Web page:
At nearly 1000m Black Dog is the longest route in the UAE and the first route up the Ghalilah Headwall, the cliffs at the back of Wadi Ghalilah. However the route consists of two buttresses divided by 350m of scrambling, so Antoine Fabre's Barun Wall in another part of the wadi is the longest continuous route.
Initially the route was climbed in two stages. It took us most of a day to climb the lower buttress and do the scrambling, so we were relieved to find a long walking traverse led to Stairway to Heaven, a walking route from the wadi to the plateau above that follows ancient, exposed stone staircases built by Shihu tribesmen. So we retreated down Stairway and I later used this to approach the upper buttress. Although there is a road near where the route finishes on the plateau, this is in Oman so it was necessary to go back down Stairway to Heaven into Wadi Ghalilah.
However, I didn't feel the route was complete until I had climbed it in a continuous push. My first attempt at this ended in a sudden rainstorm on the first pitch of the upper buttress. This was annoying, but as it hardly ever rains in the UAE it was amazing to see the waterfalls cascading down the cliffs. So, I finally returned with a fourth partner, Pete Myers. We bivied at the bottom of the route and were climbing at first light. Benefitting from my previous experience on the route, we were able to climb the whole route in eight and a half hours, which gave us just enough time to go down Stairway and get back to the car that evening.
We were very pleased with the route. The rock is very good on the first buttress, the scrambling is solid and enjoyable, and the upper buttress is in a great position.
Getting ThereFrom Dubai, drive to Ras Al Khaimah in one hour. Continue north towards Khasab for 25km. Turn off at the Wadi Ghalilah sign after the Union Cement factory. Drive to the end of the track beyond the Shady Circus climbing area (see guidebook for details). Walk up the wadi following the Stairway to Heaven track on the right hand side. The start of the route is staight ahead where Stairway goes up the big scree slope/boulderfield on the left (one hour from parking).
The first continuous ascent by Pete Thompson and Pete Myers on 5-2-2011.
Initially the route was climbed in two stages:
Lower Buttress 255m HVS 27-11-10 Pete Thompson, Luke Hefferman
Pitch 1 55m 4c Start up cracks up the middle of the buttress behind the stone wall enclosures.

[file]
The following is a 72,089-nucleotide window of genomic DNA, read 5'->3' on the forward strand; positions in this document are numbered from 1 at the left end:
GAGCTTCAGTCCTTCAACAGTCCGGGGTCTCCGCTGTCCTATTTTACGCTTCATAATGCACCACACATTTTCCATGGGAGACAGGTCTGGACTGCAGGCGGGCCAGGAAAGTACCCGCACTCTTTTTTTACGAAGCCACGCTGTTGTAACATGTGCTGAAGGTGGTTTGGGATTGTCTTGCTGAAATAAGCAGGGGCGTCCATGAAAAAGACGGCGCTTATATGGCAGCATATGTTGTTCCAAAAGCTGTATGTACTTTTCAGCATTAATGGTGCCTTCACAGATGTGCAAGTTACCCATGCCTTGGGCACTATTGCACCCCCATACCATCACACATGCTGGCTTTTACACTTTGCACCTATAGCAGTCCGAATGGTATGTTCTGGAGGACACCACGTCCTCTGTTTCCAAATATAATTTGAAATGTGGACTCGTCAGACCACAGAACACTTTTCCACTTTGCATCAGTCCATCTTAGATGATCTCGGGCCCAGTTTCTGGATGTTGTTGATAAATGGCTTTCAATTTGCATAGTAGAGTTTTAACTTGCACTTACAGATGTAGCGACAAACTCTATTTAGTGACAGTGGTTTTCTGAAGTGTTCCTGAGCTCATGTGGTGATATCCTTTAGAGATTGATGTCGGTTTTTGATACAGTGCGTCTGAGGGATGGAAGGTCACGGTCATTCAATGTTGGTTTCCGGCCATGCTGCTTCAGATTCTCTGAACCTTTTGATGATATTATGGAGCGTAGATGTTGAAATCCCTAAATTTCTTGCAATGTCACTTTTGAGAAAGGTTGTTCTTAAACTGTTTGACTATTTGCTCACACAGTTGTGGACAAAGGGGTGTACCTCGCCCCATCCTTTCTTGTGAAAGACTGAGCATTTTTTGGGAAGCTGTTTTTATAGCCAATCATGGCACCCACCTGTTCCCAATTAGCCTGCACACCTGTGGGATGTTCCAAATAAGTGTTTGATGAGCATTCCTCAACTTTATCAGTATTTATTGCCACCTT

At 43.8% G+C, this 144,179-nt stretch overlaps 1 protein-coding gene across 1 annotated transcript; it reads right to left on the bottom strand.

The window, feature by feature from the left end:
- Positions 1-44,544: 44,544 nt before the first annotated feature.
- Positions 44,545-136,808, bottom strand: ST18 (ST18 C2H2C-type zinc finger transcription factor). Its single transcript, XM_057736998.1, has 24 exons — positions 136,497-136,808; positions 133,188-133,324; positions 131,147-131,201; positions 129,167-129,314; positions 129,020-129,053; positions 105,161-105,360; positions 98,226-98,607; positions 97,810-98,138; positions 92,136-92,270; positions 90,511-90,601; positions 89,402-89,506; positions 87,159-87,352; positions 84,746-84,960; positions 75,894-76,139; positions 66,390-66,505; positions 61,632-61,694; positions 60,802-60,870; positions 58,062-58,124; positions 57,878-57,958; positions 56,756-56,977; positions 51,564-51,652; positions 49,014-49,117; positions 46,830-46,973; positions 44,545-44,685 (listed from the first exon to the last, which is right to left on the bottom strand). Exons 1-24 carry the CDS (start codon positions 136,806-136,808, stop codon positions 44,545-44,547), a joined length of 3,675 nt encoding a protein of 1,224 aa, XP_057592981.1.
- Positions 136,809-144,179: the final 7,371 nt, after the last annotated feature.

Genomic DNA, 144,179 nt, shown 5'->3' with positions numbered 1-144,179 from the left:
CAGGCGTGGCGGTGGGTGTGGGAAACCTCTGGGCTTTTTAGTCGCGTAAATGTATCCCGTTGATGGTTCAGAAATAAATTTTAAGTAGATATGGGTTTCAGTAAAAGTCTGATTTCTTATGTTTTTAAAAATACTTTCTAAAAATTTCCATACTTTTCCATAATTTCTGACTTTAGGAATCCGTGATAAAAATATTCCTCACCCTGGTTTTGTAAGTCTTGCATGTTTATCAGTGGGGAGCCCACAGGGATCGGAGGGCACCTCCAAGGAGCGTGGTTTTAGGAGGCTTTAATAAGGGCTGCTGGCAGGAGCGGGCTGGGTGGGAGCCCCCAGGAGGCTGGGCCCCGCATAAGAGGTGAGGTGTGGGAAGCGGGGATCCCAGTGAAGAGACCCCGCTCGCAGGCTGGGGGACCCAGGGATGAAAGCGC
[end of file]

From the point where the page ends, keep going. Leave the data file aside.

Pitch 2 25m Easily upwards.
Pitch 3 55m 5a Up a thin crack up past roofs. Continue more easily.
Pitch 4 25m 4c Climb the lay back crack to a big ledge.
Pitch 5 30m 5a Climb a crack diagonally leftwards.
Pitch 6 30m 4c Traverse right for 8m and follow the crack to a pedestal. Belay on the left.
Pitch 7 20m 4b Climb the unprotected slab.
50m Scramble up to a small buttress. Start 20m right of the ridge crest.
Pitch 8 15m 5a Climb the smooth off-width crack.
300m Pleasant scrambling up the ridge crest.
Upper Buttress 360m VS 24-12-10 Pete Thompson, Mat Etheridge (AL)
Pitch 9 50m 4c Start at the crest of the ridge. Climb up to the yellow rock beneath overhangs. Traverse left for 6m and continue upwards.
Pitch 10 55m 4b Continue upwards.
Pitch 11,12,13 120m Easily upwards trending left.
Pitch 14 55m 4b Traverse left 10m and trend left to join the gully next to a crack in the left wall. Move up to a ledge.
Pitch 15 55m 5a Climb a chimney and corner crack 3m right of the gully. Continue more easily.
Pitch 16 25m 4b Continue directly to the top.
Descent: Go left across the gully and the hillside. Descend to the village and the top of Stairway to Heaven.
Equipment: 60m double half ropes are best which allow long pitches and abseils in the event of retreat. They also minimise rope drag when clipping lots of gear. Take a trad rack of wires, long runners and plenty of cams up to Camalot 4.
When to Climb
The UAE is very hot and dry with temperatures in the forties during the summer. However, temperatures are pleasant in the winter, best for climbing between November and March. The route faces west and is in the shade during the morning. There isn't much rain, but thunderstorms in the winter can bring flash floods in the wadis.
There are no campsites, but camping is allowed just about anywhere outside inhabited areas. There are snakes and scorpions, but the incidence of bites is small.
There is an excellent bivi site on the terraces just below the route.
External LinksUAE Rock Climbing by Toby Foord-Kelsey (2009) is a well-prepared, selective guidebook to climbing in the UAE and Oman.
http://www.redarmadapublishing.com supports the guidebook with a blog, new route updates and an archive of routes not included in the guidebook.
http://www.uaeclimbing.com/forum is a web forum for UAE climbers.